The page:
The night before we met, villagers brought food and water for the nearly 300 new arrivals in Qansahley camp, where Ibrahim ended up. But they were a few hundred among tens of thousands, and more arrive each day. Abdiya Barre Ali, the local area chief, is using her own land to house 2,000 families. “I’m 70 years old and I have not seen a drought like this one,” she says. “We are worried. Even tonight we don’t know what we will give them. Of course it’s not enough.”
In nearby Kabasa camp, a young boy searched through a makeshift rubbish dump for scrap metal which he could sell for a pittance. A girl, only slightly taller than the first boy, pushed a wheelbarrow ahead of her, piling up anything she spotted that might have a value.
This camp is now home to more than 40,000 people.
Four medics sat in a small two-room health centre constructed of wood and corrugated metal. They were hired by Trócaire on four-month contracts – charged with spotting the most urgent medical cases from among the displaced and sending them to the hospital. But the bar for “urgent” is high.
At a time when almost everyone is struggling to eat, this has created a conundrum for people who suffer through each day listening to their children’s hungry cries and know the small amount of food they can procure is not nutritious enough for growing bodies.
Medics measure each child’s arm to evaluate how malnourished they are; if they are deemed to be in need, they are referred to hospital and assigned a month-long course of the therapeutic food Plumpy’Nut. One of Trócaire’s staff says sometimes parents deliberately keep food from their children so they reach the necessary threshold, resulting in a course of Plumpy’Nut that is meant for one but is shared among the whole family.
Adam Mohamed Dakne, a clinical nurse, says they see as many as 50 children a day, as well as a few dozen adults. “We don’t have time to ask about their histories,” he says. “They don’t get enough food, shelter. Sanitation is poor ... The water they’re drinking is not clean.”
Large swathes of Somalia are controlled by Islamic militant group Al-Shabaab, which was formed in 2006. Their existence, and US measures against them once they were designated as a terrorist group, exacerbated the effects of the 2011 famine. Aid agencies were frightened of providing assistance that might be accessed by them, and remittances sent by Somalis living abroad faced extra blocks.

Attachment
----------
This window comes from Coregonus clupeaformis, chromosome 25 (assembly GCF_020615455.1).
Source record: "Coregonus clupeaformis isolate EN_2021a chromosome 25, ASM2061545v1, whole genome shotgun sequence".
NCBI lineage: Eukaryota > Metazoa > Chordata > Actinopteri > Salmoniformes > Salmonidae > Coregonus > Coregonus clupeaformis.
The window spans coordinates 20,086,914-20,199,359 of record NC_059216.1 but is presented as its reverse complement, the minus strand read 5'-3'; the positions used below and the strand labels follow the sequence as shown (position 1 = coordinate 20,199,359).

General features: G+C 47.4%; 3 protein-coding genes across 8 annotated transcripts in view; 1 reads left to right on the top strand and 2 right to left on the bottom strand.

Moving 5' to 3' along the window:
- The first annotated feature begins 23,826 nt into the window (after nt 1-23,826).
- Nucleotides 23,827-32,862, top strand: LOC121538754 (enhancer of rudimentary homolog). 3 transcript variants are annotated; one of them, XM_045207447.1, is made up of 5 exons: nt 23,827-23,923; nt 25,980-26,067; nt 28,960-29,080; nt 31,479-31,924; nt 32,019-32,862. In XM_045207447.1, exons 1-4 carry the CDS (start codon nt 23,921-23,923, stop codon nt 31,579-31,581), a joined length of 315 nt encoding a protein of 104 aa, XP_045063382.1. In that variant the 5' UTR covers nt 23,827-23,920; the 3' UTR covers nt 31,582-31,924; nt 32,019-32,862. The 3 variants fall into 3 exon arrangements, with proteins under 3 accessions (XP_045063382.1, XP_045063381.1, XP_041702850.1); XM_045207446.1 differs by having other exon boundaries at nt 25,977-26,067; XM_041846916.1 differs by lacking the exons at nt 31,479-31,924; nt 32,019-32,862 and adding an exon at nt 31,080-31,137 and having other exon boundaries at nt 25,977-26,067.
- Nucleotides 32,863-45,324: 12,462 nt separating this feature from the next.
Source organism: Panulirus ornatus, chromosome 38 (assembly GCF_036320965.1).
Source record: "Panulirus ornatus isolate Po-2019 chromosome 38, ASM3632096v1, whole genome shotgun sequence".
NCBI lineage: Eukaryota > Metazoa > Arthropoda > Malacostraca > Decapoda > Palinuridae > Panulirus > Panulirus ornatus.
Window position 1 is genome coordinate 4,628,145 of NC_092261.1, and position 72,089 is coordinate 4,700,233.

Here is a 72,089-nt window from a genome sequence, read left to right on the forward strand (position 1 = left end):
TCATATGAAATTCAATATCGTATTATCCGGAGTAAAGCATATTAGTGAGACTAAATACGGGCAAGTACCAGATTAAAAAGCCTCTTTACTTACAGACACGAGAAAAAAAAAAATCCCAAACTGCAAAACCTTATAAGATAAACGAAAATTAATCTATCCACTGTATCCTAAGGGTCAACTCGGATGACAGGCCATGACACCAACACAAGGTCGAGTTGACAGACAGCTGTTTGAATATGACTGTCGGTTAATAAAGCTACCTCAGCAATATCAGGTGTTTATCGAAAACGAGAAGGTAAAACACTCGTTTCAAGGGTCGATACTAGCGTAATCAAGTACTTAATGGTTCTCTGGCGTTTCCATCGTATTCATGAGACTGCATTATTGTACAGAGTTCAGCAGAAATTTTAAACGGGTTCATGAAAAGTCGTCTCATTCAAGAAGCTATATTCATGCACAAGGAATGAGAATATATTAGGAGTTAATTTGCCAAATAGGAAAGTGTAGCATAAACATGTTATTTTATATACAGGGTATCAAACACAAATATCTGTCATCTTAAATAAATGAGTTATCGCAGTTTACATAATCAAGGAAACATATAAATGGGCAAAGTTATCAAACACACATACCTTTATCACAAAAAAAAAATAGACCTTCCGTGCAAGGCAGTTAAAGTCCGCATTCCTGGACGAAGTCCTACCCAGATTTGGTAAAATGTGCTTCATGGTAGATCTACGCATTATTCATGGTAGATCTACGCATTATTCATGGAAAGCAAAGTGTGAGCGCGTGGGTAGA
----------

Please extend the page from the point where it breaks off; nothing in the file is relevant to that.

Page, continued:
Today, the al-Qaeda-aligned group – who ban foreign entities from entering their territory – still create tough challenges for humanitarian organisations. Desperate people living under their control are forced to leave to reach assistance. Many escapees speak of the group in a coded way, calling them “the boys” or “S”. But they also wonder whether they need to be included in the drought response – conditions for civilians in areas under their control, or places where fighting is ongoing, are unimaginable, they say, and that is not being properly documented.
Authorities echo this. “If this drought continues, for sure we will receive a lot of people who will come to this area and this is a problem,” Aden Bare Ali, the deputy district commissioner for Dullow, tells me. He suggests using businesspeople to distribute aid to Al-Shabaab-controlled areas – while the militants will not take it from foreigners, they would be more receptive to locals, he says.
Just a month ago, Mariam Abdi Mohamed was under Al-Shabaab’s control. The 20-year-old mother of six says the group was trying to recruit everyone around them, including her husband. “If [anyone] didn’t join they would be slaughtered, it was daily,” she says.
The family’s 20 sheep succumbed to hunger and thirst. Sitting in a buul – the small round shelter, made of branches and pieces of fabric, which is her new home – she mourns two of her children, who she says died on the road to Dullow. “We know Dullow is peaceful and there’s a functioning government, and there are many NGOs,” she says. “I don’t imagine going back there in the current situation, the problem is still there and I’ve lost all my livelihood now.”
Despite her escape, she has received no aid, except some rice given by local Somalis. Three of her remaining children sit around her, one crying in front of an empty pot. “Only God will help me,” Mohamed says.